Rep. Dina TitusAlice (Dina) Costandina TitusHere are the 95 Democrats who voted to support impeachment Key endorsements: A who's who in early states Acting FAA chief defends agency's Boeing 737 Max safety certification MORE (D-Nev.) told The New York Times recently that she is distressed by her party’s game plan: “What Pelosi says is going to be the Democratic agenda is the exact same agenda we had after the 2006 election. The public cares about issues like gun violence and protecting Dreamers — those should be our first two bills. We don’t seem to have a new agenda.”

Pro-immigrant advocacy groups are skeptical of working out anything with Trump anytime soon.

“There’s certainly an effort to try to get the Dream Act passed, but I think Schumer is probably right. I don’t think that Trump is ready to do a clean DREAM bill and I don’t think the compromise Schumer initially offered is still on the table,” said Brent Wilkes, the former executive director of the League of United Latin American Citizens and president of Wilkes Strategies.

The Dream Act would protect immigrants who came to the country illegally as children from deportation if they meet certain requirements.

“I don’t think we’ll be seeing a compromise because, primarily, I don’t see the president being reasonable. He’s going to be demanding his wall funding and may even try to shut down the government over that,” he added. “From where we sit today, it doesn’t look good.”

Wilkes said there’s no reason to compromise with Trump over the wall during the lame-duck when they can use control of the House next year to get him to agree to a DACA fix.

“A shutdown never helps the party that causes it,” he said, discounting Trump’s leverage.

Democrats were more eager to cut a deal on DACA and the border wall before the 2018 midterm elections, when they had to defend five vulnerable incumbents running in states that Trump won by double digits.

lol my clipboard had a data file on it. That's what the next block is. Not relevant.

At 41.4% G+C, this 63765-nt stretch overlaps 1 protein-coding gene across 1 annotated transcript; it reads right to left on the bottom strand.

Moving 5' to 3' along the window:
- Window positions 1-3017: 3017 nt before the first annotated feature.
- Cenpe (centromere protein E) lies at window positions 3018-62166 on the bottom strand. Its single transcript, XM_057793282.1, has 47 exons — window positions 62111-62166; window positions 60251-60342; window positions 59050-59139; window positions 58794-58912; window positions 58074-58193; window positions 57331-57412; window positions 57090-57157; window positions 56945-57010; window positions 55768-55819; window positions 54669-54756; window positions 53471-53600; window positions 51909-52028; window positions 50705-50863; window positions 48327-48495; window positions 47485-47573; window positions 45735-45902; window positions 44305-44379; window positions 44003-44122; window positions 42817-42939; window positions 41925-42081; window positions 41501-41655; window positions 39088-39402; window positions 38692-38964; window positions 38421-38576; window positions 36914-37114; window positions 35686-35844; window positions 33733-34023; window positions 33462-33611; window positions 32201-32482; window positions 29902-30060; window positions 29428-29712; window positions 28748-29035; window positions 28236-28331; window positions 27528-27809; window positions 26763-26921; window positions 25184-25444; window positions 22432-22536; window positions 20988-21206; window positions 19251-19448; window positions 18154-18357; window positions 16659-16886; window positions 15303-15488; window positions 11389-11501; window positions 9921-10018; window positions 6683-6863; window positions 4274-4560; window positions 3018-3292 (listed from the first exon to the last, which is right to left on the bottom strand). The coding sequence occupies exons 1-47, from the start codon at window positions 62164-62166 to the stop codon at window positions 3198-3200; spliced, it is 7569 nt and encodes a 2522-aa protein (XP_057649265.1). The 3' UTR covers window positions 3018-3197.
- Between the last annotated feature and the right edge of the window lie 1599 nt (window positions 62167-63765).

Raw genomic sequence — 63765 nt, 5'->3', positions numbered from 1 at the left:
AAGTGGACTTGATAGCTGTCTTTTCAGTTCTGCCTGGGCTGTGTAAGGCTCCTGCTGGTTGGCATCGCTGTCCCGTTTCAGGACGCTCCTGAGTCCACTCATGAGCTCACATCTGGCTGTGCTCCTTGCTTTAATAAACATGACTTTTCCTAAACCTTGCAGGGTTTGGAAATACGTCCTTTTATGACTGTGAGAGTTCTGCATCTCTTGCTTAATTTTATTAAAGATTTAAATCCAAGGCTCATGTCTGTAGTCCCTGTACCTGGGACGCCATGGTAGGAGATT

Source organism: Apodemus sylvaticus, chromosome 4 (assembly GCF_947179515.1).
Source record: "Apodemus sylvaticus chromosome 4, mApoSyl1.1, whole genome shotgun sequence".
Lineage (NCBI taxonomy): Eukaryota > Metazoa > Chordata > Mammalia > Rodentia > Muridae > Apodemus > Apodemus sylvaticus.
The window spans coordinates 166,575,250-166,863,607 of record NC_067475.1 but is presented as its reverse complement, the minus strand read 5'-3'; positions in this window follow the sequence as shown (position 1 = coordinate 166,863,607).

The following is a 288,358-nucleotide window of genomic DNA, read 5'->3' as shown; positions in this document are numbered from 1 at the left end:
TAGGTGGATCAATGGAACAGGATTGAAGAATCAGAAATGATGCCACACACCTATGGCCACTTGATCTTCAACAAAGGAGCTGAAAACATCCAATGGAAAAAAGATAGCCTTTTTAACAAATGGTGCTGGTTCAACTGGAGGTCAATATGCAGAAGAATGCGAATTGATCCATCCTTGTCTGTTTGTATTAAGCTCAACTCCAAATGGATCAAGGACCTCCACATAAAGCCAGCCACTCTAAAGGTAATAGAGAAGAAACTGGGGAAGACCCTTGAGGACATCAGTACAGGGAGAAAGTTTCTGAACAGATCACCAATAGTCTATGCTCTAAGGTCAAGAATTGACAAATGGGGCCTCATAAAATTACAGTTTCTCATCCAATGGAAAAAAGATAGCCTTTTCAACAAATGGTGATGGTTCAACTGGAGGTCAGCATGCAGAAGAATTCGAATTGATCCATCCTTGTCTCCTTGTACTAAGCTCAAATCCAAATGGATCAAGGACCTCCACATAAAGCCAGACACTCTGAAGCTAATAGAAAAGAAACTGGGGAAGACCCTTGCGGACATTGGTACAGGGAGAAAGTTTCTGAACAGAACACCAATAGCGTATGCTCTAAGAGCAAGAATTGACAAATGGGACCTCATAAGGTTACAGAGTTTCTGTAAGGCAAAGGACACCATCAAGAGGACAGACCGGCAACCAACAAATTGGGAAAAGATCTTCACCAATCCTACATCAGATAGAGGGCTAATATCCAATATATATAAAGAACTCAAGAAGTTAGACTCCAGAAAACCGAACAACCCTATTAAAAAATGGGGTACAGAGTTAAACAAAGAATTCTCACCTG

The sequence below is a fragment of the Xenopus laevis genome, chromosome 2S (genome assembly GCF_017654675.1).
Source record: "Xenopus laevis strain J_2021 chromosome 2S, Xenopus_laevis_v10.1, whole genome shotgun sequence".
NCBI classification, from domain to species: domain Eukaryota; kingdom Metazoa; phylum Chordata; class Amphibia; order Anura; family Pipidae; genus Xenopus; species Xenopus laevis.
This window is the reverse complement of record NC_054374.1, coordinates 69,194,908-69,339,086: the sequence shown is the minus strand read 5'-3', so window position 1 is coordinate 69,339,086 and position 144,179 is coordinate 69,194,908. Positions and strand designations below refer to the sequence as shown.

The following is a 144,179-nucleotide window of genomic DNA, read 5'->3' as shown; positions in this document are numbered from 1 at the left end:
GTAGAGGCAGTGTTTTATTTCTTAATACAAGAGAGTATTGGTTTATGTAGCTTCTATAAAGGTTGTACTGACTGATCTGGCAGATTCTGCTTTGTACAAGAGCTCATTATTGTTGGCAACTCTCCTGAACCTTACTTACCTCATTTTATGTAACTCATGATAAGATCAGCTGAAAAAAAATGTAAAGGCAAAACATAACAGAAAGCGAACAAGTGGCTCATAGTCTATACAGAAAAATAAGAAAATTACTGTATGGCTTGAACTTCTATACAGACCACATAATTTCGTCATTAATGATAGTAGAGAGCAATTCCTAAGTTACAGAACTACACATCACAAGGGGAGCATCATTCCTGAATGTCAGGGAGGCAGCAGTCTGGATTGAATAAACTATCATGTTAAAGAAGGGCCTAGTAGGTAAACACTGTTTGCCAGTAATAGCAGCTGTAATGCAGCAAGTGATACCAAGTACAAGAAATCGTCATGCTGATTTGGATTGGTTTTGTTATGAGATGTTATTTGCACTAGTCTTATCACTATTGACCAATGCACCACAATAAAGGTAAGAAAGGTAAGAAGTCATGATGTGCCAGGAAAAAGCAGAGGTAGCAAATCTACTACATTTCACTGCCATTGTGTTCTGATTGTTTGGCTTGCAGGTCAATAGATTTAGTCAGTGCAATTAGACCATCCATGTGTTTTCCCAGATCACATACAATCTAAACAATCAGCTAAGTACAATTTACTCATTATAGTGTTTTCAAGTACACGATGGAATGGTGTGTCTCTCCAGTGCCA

The president traveled around the country in the week before Election Day, hitting red-state Democrats such as Sen. Claire McCaskillClaire Conner McCaskillTrump nominees meet fiercest opposition from Warren, Sanders, Gillibrand Feds allow campaigns to accept discounted cybersecurity services GOP frets over nightmare scenario for Senate primaries MORE (Mo.) and Sen. Joe DonnellyJoseph (Joe) Simon DonnellyTrump nominees meet fiercest opposition from Warren, Sanders, Gillibrand GOP frets over nightmare scenario for Senate primaries McConnell's Democratic challenger McGrath backtracks on Kavanaugh comments MORE (Ind.) hard on border security.

“They want these caravans full of illegal aliens coming into our country, overwhelming your schools, depleting your resources and endangering your communities,” Trump told a crowd in Indianapolis a few days before the election.

McCaskill, Donnelly and Sen. Heidi HeitkampMary (Heidi) Kathryn HeitkampTrump nominees meet fiercest opposition from Warren, Sanders, Gillibrand McConnell's Democratic challenger McGrath backtracks on Kavanaugh comments McConnell's Democratic challenger says she likely would have voted for Kavanaugh MORE (D-N.D.) ended up losing.

Now that they face more favorable electoral terrain in 2020, Democrats see less political benefit in cutting a deal with Trump giving him a border wall.

Four presidential campaign battlegrounds have large Hispanic populations: Arizona, Nevada, Florida and Colorado.

And Senate Democrats will try to capture two Republican seats in those states: Arizona, which will host a special election in 2020 to fill the seat left by the late Sen. John McCainJohn Sidney McCainMichelle Obama weighs in on Trump, 'Squad' feud: 'Not my America or your America. It's our America' Meghan McCain shares story of miscarriage Media cried wolf: Calling every Republican a racist lost its bite MORE (R), and Colorado.

Polls from earlier this year showed a large majority of Americans supported maintaining DACA, which Trump rescinded in September of 2017.

The status of the program is now in the midst of a legal battle, and the government continued to accept DACA renewal applications after a federal judge in the Northern District of California issued an injunction against the program’s termination.

Lake said Trump “definitely would benefit” from striking a deal to reimplement DACA but questioned whether he would want to do it.

Senate Republican Conference Chairman John ThuneJohn Randolph ThuneGOP rattled by Trump rally GOP wants commitment that Trump will sign budget deal Poll: McConnell is most unpopular senator MORE (S.D.), the third-ranking Senate GOP leader, said Tuesday he is hopeful of a border wall deal but said he would need to check in with Democratic colleagues.

“It would be nice if we get a budget deal that includes wall funding,” he said. “We’ll see what the traffic will bear when we get into the discussion. We have to do a budget to wrap up the year and some other cats